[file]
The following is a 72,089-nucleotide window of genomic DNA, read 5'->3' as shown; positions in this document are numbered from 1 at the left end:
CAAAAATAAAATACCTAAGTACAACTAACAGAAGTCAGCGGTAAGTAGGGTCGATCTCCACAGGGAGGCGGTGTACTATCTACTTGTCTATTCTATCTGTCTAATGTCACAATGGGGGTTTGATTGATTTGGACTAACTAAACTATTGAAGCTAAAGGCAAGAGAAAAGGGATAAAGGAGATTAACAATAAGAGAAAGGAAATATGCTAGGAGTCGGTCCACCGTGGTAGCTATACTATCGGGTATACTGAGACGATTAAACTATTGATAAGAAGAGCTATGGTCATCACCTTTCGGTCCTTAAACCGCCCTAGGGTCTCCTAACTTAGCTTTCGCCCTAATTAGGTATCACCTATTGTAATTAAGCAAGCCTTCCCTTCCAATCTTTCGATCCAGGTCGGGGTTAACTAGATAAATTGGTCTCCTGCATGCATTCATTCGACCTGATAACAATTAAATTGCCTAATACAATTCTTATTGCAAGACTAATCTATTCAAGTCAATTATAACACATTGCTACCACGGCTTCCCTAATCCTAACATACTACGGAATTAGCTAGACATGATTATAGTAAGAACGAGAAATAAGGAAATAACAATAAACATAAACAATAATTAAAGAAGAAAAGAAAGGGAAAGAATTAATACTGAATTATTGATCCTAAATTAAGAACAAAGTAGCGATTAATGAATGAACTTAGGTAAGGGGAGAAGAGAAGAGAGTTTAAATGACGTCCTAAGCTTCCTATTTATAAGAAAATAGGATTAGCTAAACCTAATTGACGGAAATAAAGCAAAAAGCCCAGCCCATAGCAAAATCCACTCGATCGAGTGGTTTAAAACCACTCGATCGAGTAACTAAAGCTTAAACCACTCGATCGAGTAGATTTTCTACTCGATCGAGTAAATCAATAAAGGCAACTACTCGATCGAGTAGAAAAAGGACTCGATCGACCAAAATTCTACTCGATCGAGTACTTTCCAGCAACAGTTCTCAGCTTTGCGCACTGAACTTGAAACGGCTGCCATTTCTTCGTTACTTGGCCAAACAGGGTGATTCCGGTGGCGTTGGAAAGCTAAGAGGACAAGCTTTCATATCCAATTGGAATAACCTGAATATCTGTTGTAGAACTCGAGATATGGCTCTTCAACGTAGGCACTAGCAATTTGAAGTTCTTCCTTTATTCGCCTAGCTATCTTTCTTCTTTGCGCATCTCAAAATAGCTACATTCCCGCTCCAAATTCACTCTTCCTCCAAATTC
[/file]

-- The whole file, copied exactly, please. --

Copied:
The following is a 72,089-nucleotide window of genomic DNA, read 5'->3' as shown; positions in this document are numbered from 1 at the left end:
CAAAAATAAAATACCTAAGTACAACTAACAGAAGTCAGCGGTAAGTAGGGTCGATCTCCACAGGGAGGCGGTGTACTATCTACTTGTCTATTCTATCTGTCTAATGTCACAATGGGGGTTTGATTGATTTGGACTAACTAAACTATTGAAGCTAAAGGCAAGAGAAAAGGGATAAAGGAGATTAACAATAAGAGAAAGGAAATATGCTAGGAGTCGGTCCACCGTGGTAGCTATACTATCGGGTATACTGAGACGATTAAACTATTGATAAGAAGAGCTATGGTCATCACCTTTCGGTCCTTAAACCGCCCTAGGGTCTCCTAACTTAGCTTTCGCCCTAATTAGGTATCACCTATTGTAATTAAGCAAGCCTTCCCTTCCAATCTTTCGATCCAGGTCGGGGTTAACTAGATAAATTGGTCTCCTGCATGCATTCATTCGACCTGATAACAATTAAATTGCCTAATACAATTCTTATTGCAAGACTAATCTATTCAAGTCAATTATAACACATTGCTACCACGGCTTCCCTAATCCTAACATACTACGGAATTAGCTAGACATGATTATAGTAAGAACGAGAAATAAGGAAATAACAATAAACATAAACAATAATTAAAGAAGAAAAGAAAGGGAAAGAATTAATACTGAATTATTGATCCTAAATTAAGAACAAAGTAGCGATTAATGAATGAACTTAGGTAAGGGGAGAAGAGAAGAGAGTTTAAATGACGTCCTAAGCTTCCTATTTATAAGAAAATAGGATTAGCTAAACCTAATTGACGGAAATAAAGCAAAAAGCCCAGCCCATAGCAAAATCCACTCGATCGAGTGGTTTAAAACCACTCGATCGAGTAACTAAAGCTTAAACCACTCGATCGAGTAGATTTTCTACTCGATCGAGTAAATCAATAAAGGCAACTACTCGATCGAGTAGAAAAAGGACTCGATCGACCAAAATTCTACTCGATCGAGTACTTTCCAGCAACAGTTCTCAGCTTTGCGCACTGAACTTGAAACGGCTGCCATTTCTTCGTTACTTGGCCAAACAGGGTGATTCCGGTGGCGTTGGAAAGCTAAGAGGACAAGCTTTCATATCCAATTGGAATAACCTGAATATCTGTTGTAGAACTCGAGATATGGCTCTTCAACGTAGGCACTAGCAATTTGAAGTTCTTCCTTTATTCGCCTAGCTATCTTTCTTCTTTGCGCATCTCAAAATAGCTACATTCCCGCTCCAAATTCACTCTTCCTCCAAATTC